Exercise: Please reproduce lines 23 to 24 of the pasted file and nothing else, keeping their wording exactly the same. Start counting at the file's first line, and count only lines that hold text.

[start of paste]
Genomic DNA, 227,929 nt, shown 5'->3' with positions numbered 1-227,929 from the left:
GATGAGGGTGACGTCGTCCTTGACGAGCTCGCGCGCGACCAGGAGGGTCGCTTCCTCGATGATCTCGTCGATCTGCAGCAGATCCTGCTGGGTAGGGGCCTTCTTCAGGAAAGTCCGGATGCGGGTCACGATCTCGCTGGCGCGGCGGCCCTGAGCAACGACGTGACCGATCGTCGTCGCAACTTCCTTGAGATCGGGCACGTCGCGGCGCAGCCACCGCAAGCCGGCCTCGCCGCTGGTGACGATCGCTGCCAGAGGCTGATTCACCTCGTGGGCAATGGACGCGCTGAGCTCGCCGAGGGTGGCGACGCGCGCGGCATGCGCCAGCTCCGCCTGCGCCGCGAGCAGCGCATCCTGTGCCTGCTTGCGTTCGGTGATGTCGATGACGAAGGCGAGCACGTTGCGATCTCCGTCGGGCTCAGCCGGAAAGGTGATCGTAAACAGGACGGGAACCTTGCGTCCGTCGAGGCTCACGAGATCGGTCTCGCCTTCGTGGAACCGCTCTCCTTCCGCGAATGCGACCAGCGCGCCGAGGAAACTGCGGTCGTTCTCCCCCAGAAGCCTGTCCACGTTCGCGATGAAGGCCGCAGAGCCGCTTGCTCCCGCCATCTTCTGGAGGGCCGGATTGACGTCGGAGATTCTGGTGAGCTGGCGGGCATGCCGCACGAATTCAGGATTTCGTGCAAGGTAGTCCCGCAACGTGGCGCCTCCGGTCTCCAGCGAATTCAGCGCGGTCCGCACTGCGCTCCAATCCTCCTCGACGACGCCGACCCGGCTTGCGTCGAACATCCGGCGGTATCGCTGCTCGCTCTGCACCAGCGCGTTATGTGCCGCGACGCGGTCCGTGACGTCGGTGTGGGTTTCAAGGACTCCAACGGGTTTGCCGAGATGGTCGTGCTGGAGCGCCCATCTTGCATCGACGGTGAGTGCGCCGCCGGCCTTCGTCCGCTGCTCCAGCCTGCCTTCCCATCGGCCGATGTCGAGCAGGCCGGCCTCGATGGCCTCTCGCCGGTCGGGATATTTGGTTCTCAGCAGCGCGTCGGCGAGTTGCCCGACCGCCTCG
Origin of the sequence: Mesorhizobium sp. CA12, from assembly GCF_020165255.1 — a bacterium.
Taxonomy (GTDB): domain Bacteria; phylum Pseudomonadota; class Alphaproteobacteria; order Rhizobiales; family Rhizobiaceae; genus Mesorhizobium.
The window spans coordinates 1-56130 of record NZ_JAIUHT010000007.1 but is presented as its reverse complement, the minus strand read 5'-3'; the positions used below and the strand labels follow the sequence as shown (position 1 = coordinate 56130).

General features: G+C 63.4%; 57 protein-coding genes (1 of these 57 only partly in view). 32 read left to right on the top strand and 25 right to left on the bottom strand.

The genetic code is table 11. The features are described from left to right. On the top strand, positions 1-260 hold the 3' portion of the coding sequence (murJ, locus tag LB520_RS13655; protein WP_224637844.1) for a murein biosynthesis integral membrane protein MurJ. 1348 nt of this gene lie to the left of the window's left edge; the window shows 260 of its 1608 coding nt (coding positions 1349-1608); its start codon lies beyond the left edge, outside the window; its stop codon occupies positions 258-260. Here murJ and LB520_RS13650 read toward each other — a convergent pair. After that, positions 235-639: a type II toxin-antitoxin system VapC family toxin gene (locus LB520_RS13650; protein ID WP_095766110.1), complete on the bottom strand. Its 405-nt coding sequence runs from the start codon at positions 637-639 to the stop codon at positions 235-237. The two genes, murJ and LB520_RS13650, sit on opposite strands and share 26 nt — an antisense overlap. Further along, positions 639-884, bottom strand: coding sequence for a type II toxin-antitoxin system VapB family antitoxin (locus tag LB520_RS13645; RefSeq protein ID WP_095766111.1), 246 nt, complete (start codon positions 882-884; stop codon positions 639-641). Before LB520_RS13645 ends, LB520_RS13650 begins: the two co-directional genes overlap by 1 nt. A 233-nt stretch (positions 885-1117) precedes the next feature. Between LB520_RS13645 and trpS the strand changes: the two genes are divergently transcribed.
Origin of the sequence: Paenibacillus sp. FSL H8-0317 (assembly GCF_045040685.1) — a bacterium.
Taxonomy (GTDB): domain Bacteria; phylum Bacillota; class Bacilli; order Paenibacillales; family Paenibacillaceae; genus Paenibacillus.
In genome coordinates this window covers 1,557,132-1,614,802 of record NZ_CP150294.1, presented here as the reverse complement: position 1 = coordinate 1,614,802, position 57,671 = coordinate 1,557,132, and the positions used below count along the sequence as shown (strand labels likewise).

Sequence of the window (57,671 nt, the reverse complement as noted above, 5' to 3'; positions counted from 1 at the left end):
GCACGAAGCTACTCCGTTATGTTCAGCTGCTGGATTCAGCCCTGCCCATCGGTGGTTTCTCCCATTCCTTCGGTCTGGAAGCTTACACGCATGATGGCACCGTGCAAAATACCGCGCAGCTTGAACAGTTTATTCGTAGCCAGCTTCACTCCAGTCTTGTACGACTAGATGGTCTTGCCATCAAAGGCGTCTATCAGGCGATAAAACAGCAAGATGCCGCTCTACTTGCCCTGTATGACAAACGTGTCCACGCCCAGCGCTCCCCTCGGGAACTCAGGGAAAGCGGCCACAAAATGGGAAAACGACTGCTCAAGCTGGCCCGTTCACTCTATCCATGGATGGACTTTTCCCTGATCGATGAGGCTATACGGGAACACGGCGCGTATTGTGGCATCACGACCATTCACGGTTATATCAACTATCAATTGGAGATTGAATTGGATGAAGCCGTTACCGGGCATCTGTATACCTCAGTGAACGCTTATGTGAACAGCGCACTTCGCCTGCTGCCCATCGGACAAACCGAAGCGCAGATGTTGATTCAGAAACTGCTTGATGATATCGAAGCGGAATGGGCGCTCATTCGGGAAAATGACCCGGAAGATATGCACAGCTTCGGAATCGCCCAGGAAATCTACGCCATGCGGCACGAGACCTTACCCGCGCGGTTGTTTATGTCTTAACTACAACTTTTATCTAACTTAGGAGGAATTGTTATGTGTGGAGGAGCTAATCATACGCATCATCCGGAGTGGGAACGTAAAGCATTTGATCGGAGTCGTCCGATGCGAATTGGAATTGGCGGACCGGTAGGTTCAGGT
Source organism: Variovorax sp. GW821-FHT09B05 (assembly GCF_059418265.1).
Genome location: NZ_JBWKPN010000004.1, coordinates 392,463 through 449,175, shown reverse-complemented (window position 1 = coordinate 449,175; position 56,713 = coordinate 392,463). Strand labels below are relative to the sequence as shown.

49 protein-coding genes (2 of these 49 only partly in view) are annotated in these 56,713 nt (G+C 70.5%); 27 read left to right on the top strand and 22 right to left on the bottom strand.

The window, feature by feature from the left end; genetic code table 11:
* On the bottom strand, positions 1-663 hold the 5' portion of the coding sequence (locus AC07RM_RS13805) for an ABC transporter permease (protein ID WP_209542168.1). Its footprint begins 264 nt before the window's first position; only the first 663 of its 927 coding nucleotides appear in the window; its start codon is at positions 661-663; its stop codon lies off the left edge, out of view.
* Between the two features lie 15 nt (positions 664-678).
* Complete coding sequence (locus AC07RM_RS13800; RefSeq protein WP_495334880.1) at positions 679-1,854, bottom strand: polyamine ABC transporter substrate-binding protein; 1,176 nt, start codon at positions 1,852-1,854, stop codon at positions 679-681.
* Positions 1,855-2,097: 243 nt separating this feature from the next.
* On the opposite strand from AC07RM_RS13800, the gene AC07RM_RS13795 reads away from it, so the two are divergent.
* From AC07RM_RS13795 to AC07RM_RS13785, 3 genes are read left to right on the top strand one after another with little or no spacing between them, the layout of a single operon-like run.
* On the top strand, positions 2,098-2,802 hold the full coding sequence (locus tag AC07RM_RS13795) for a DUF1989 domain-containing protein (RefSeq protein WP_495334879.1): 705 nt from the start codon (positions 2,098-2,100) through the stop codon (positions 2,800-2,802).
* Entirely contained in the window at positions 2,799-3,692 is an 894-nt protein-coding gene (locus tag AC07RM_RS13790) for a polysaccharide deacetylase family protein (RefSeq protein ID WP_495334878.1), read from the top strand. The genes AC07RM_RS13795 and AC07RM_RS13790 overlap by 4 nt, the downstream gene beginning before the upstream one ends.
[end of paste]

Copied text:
* On the top strand, positions 2,098-2,802 hold the full coding sequence (locus tag AC07RM_RS13795) for a DUF1989 domain-containing protein (RefSeq protein WP_495334879.1): 705 nt from the start codon (positions 2,098-2,100) through the stop codon (positions 2,800-2,802).
* Entirely contained in the window at positions 2,799-3,692 is an 894-nt protein-coding gene (locus tag AC07RM_RS13790) for a polysaccharide deacetylase family protein (RefSeq protein ID WP_495334878.1), read from the top strand. The genes AC07RM_RS13795 and AC07RM_RS13790 overlap by 4 nt, the downstream gene beginning before the upstream one ends.